The writing on the wall
How we use our gaze is a preoccupation for any visual artist; and it is of course requisite whenever Jean-Baptiste Ganne intervenes in a space. A keen observer of urban environments who is constantly scrutinizing the traces left on walls—marks conveying the anger of those who approached them, the stigmata of violence done to disfigure them, or even the affectionate words a well-meaning hand left there to address an object of affection—Ganne provides his own take on what there is to read, inviting us to decipher the signs he enjoyed reproducing on his studio walls, or in the exhibition space, or on the front marquee of a public building. But this decoding is short lived, because the artist only gives us the essential: never any long tirades, only a few words caught hastily and re-transcribed as they are, come to warn us about the world’s injuriousness and the salutary reactions of rejection it provokes. Picked up in Nice, Marseille, Brussels, Paris, Freiburg, just about anywhere, these banal or precious writings find themselves transported elsewhere, recomposed down to the last detail: “Ici des hommes on travaillé très dur”; “Squat this world”; “birra gratis per I lavoratori”; “No nos representan”; or the generous “Omnia sunt communia.” These words, phrases or slogans are read in passing, quickly, unsuspecting, but revive the history of wall drawings and of wall art in general. Jean-Baptiste Ganne reiterates propositions made by artists like Barbara Kruger, Jenny Holzer, Haim Steinbach, Robert Barry or Peter Downsbrough, however unlike them, what he shows, what he re-transcribes onto the gallery walls, are things that have come from walls themselves. His writings on the wall, sometimes written on the surface, sometimes clearly carved into the wall itself, are not the scholarly and somewhat elliptical sentences issued from the artist’s imagination, but come from the street in all its plain, frank language. In this sense, one could say that Jean-Baptiste Ganne’s art is trivial art, if you take the word for its original meaning, as in the crossroads where three paths intersect. And yet, the artist’s work could not be mistaken for what we refer to as Street Art today. Although the street, what happens and is written there, are a real source of inspiration for him, it is only in light of how he might twist and reappropriate these extractions, which, brought to a new space, see their original message greatly enhanced.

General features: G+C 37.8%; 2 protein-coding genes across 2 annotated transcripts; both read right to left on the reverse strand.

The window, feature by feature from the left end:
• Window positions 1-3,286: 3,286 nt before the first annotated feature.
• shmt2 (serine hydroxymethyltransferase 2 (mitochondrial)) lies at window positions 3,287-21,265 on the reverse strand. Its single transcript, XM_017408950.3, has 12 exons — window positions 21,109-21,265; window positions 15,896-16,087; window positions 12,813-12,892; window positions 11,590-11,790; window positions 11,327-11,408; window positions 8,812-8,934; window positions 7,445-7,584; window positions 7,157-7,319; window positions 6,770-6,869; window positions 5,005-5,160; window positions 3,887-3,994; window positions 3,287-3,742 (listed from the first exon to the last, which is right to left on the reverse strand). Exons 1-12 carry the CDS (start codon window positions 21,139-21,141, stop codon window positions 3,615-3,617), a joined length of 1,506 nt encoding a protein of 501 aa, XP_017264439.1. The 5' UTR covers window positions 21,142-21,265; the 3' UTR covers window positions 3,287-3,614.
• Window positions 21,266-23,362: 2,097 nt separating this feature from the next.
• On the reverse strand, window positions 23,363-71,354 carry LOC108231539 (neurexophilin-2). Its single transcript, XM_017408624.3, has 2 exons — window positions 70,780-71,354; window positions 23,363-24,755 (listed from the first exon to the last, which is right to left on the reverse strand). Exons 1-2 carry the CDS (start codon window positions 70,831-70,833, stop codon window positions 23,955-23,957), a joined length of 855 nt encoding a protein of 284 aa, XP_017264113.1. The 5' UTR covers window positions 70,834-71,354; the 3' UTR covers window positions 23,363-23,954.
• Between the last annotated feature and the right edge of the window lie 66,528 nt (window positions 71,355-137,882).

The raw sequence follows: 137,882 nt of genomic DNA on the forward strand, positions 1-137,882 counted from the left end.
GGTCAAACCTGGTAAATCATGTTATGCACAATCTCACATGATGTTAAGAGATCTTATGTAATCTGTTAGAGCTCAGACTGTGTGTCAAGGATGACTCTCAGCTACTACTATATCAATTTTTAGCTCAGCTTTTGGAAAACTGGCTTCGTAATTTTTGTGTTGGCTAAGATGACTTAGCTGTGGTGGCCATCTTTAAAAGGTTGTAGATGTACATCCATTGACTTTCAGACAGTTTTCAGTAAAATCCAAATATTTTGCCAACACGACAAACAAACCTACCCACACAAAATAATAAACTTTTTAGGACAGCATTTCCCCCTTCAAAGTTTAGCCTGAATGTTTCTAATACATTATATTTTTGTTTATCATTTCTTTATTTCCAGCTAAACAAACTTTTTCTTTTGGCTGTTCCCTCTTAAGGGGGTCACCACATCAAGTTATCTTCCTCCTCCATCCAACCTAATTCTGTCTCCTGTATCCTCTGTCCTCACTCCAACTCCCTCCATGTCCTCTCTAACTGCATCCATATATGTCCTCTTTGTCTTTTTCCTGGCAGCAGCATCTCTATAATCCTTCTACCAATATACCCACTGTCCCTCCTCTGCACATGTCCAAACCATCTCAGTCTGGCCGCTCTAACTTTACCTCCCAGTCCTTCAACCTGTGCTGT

The street and what happens there, we were saying. We live in a historical period that is singular for its high number of conflicts between protesters and the forces of order. Algeria, Hong Kong, Lebanon, France, Italy… and many other places see rebel confrontations on the rise and often escalating into riots. On the police side, weapons are increasingly sophisticated and effective. On the protester’s side there is less variety in the arsenal, which generally consists of the typical elements used in street clashes and their correlate, defense. In Italy, since 2010, protesters occupying universities have been making their own protective shields to ward off projectiles shot by the police. Handmade out of scraps of reinforced cardboard, Plexiglas and foam, cut down to size and chosen for providing efficient cover, these shields differ from the ones ordinarily used by the Black Blocks, and their German counterparts the “Schwarzer Block,” in that the outward facing side displays the title of a book and its author. With Plato’s The Republic, Karl Marx’s Kapital, Henry Miller’s Tropic of Cancer, Theodore Adorno’s Negative Dialectics or Gilles Deleuze and Félix Guattari’s A Thousand Plateaus, an entire library marches out to meet the established order and fend off its attacks. Jean-Baptiste Ganne, in an installation entitled Book Block (2018), reuses the idea of shield-books, positioning them upright, sometimes using a cobblestone to keep them standing straight. They are made exactly like the ones used in street protests and, like those, also display a title and author. Nathalie Quintane’s Les Années 10 rubs elbows with Gisèle Freund’s Photographie et Société. George Orwell’s 1984 stands across François Villon’s La Ballade des pendus and Samuel Beckett’s Endgame has a spot near Bertrand Russel’s In Praise of Idleness. Together they make for a very animated zone, with the outward-facing panels bearing this literary information brightly colored, and the inner sides revealing straps for attaching them to your arm. When it comes to shields, Jean-Baptiste Ganne has a preference for ones that speak of our collective heritage, as opposed to the armor, insignia, symbolic and heraldic figures of Medieval, Roman or Merovingian shields. He opts for the protection of world literature by authors who often also had to wage battle against institutions and the norms they impose.